The Maasai

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The Maasai

The Maasai are one of the many southern-most tribes located in Kenya. They are physically related, and also in many other forms related to the Samburu and Turkana. The Maasai have a relatively complex culture and traditions but for many years they were unheard of. By the late 1800's we soon discovered more about the Maasai, mostly from their oral histories. In this paper we will look at their history and origin, social structure, religion, economy, and communication.

Origin and History
It is presumed that the Maasai came from the north, probably from the region of the Nile Valley in Sudan. Also presumed is that they left this area sometime between the fourteenth and sixteenth centuries, migrating southwards towards the Great Rift Valley. According to the Maasai oral history, they came from a crater or deep valley somewhere to the north, at a place called Endikir-e-Kerio . Although many scholars have called this place the southeastern region of Lake Turkana, many of the oral histories say that they may have come from further up north, near the Nile river. Whichever location, this is migration was caused by a dry spell. According to the Maasai, a bridge was built, and after half the livestock and people had left the dry area, the bridge collapsed leaving back the other half of the population. These people later climbed out of the valley, and were helped by the present day Somali, Borana, and Rendille peoples. The Maasai later entered Kenya, and moved south through the Rift Valley, where there was pasture for their cattle. Because there was very little surface water, the Maasai resorted to pastoralism instead of agriculture. The Maasai now own a total land area of 160,000 kilometers. ( )

Social Structure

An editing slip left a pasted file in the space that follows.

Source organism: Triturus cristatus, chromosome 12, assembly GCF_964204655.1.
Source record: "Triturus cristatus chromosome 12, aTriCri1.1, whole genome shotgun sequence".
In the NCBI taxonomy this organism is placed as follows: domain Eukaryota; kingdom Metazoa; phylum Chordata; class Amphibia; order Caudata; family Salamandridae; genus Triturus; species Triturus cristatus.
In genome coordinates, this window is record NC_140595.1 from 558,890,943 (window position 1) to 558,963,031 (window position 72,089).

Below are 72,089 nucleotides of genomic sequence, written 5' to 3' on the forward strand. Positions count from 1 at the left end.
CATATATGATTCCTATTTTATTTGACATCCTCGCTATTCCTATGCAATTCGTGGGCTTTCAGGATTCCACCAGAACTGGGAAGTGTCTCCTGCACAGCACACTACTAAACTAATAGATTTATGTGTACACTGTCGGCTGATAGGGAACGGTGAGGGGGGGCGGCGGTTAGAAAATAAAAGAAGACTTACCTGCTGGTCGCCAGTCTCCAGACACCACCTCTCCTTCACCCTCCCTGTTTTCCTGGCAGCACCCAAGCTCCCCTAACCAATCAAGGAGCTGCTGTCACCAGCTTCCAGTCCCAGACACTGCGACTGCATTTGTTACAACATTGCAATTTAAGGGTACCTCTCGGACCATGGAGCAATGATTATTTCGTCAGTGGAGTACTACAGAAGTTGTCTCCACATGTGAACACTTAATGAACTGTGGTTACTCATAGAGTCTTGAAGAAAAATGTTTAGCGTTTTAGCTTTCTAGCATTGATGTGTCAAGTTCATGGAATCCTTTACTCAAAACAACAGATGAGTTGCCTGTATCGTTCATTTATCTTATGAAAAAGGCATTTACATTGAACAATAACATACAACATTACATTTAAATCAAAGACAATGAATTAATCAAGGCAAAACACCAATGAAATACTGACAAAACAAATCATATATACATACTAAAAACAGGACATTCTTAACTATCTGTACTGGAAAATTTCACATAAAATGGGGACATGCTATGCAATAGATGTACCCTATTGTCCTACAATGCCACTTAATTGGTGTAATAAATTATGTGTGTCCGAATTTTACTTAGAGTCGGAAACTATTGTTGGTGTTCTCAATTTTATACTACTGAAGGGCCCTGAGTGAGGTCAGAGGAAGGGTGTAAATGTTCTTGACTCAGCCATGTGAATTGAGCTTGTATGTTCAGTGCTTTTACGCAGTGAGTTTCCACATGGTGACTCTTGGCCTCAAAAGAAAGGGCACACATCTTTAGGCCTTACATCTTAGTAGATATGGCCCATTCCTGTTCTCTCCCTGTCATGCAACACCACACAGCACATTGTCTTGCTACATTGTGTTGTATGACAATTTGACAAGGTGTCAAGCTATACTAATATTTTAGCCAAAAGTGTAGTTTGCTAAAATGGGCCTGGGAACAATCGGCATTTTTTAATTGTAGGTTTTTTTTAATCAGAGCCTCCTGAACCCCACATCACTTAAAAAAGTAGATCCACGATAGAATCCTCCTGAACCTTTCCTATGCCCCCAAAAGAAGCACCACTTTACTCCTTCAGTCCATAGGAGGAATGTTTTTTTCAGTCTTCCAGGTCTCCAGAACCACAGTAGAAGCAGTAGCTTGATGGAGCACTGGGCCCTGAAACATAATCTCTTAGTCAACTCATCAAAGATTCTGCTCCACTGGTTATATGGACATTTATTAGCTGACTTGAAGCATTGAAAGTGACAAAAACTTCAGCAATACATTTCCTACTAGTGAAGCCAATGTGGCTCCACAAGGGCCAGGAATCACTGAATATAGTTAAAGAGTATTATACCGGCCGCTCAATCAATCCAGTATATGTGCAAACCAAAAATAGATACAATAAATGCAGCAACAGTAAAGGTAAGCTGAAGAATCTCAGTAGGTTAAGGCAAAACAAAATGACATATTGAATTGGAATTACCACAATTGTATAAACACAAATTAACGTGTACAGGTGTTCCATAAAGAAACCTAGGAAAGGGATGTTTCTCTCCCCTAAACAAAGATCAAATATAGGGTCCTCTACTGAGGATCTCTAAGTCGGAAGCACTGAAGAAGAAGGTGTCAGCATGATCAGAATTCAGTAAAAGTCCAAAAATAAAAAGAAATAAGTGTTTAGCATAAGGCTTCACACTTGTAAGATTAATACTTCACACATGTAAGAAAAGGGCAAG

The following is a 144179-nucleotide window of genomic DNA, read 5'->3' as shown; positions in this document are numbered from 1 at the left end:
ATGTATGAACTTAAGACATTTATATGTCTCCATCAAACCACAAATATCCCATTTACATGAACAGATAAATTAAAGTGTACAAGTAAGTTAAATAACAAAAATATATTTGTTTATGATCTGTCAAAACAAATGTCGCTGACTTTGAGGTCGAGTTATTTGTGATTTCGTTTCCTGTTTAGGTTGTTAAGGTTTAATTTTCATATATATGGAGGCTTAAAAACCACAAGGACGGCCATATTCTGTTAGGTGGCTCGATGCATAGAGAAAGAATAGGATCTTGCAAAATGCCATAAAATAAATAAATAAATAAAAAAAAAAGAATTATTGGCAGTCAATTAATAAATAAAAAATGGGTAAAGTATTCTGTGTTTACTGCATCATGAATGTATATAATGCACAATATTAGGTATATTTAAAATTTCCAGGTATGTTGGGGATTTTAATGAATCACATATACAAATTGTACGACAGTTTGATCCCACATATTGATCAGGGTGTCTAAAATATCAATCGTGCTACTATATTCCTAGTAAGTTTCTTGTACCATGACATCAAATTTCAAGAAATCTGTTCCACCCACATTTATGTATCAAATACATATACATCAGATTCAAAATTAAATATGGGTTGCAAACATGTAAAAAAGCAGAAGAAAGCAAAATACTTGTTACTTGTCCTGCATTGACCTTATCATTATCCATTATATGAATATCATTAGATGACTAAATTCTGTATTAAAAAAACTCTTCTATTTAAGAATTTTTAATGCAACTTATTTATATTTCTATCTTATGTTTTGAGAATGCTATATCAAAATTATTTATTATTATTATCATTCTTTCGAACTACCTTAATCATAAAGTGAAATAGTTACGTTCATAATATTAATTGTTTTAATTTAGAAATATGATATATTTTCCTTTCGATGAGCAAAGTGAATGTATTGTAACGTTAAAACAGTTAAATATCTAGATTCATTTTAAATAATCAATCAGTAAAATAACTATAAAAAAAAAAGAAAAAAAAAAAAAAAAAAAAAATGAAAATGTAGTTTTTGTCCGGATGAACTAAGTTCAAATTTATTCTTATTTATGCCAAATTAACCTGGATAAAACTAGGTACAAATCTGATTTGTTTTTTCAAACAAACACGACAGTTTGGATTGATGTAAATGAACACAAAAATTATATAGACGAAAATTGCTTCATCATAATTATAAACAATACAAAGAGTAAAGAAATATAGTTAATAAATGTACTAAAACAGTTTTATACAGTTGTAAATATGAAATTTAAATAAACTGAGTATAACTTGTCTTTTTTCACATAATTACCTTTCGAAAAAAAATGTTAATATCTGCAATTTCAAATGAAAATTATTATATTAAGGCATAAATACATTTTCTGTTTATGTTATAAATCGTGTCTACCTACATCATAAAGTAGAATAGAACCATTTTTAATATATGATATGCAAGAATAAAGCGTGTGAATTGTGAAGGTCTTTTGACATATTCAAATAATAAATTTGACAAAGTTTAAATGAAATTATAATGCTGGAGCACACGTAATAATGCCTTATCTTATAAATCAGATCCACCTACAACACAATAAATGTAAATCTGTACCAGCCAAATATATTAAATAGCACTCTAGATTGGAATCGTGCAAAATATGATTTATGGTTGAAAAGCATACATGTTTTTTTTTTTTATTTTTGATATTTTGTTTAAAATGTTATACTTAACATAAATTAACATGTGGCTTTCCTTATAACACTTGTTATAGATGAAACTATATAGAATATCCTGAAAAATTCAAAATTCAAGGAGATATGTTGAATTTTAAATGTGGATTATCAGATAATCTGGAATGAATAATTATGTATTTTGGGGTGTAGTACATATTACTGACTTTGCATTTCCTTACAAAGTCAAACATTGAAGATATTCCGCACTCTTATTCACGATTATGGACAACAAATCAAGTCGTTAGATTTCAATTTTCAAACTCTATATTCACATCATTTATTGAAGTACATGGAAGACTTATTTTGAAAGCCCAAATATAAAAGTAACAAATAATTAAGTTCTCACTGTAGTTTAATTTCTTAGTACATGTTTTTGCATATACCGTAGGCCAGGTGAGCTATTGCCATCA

The elders are most respected in the tribe. They have a person that is their "king". Every day all tribe members will awake, and go to see the leader. He will then distribute jobs that need to get done. The people are not able to start the day without seeing the "king"; otherwise the workers could end up doing jobs that do not need to be accomplished. Age is the greatest influence in Maasai society. The older a tribe member is, the higher their status is among the tribe. Age-grades are the consecutive statuses that individuals are given in the course of their lives. While the age-grades are mainly for initiated men, women can obtain a higher age-grade after marriage. The ceremonies that occur for these passages through age are important in keeping this established tradition. The most important ages for both men and women are between 15 and 18. This is when the girls and boys are initiated into adulthood through the act of circumcision. After the act of circumcision, both boys and girls are able to take on new responsibilities in their community, including the right to marry, hold land, and cattle for themselves. The rights that are given to women as they progress through age groups include the responsibilities of herds, land and families. Women look after the young children, milk the cattle, repair the huts, collect fire-wood, prepare the food, and may need to travel many miles to fetch water. Warriors eventually go through the Eunoto ceremony leading to marriage when they can take several wives and have children (the men are allowed to have relationships with any circumcised women of their age group); they also begin to acquire cattle. Finally they become respected elders. Elders look to Laibon (spiritual leaders, perhaps one per clan) for advice and expect them to provide rain and good grazing. When a mother sends her son to be initiated, she presents him with pendants known as surutia to wear throughout his initiation. He will later return these to her, to be worn proudly as a sign of her son's status. A mother will wear these surutia all of her life, and they are only removed in the event of a sons' death. This is also the time for girls to...
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